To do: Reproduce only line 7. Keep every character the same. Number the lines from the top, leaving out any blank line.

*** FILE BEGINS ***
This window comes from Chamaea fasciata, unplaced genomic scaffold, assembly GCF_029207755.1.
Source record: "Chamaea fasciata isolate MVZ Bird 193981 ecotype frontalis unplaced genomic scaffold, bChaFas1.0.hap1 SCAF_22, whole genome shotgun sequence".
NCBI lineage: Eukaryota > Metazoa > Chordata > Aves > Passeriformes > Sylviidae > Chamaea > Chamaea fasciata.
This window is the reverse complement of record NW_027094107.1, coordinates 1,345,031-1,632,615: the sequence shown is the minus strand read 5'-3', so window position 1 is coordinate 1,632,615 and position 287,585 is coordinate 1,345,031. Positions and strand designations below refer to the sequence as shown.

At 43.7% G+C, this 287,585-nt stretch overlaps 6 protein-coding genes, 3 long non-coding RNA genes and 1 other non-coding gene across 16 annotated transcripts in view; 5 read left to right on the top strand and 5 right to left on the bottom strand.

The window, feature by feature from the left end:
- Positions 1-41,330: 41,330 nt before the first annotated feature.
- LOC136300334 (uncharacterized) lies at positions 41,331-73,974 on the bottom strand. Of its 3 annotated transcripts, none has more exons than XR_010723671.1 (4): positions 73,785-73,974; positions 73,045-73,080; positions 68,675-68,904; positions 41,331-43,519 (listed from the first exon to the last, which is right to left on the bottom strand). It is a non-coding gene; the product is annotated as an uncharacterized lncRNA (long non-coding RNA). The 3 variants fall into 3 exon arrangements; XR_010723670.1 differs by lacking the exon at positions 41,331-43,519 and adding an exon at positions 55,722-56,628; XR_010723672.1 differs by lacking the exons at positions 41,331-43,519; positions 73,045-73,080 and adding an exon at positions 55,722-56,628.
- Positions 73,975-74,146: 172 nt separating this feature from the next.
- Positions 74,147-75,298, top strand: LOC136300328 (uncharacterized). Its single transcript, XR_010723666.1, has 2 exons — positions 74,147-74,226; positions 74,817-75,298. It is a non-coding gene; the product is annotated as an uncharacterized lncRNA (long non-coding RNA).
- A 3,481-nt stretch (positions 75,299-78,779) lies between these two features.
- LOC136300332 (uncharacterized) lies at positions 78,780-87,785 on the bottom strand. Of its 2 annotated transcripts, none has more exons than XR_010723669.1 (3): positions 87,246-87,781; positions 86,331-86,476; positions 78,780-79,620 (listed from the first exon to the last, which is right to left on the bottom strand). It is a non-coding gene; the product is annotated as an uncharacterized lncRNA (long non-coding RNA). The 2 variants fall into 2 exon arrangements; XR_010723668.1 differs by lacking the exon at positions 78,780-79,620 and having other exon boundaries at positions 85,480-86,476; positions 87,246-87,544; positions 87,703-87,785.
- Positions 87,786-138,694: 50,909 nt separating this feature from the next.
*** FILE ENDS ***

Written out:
- Positions 1-41,330: 41,330 nt before the first annotated feature.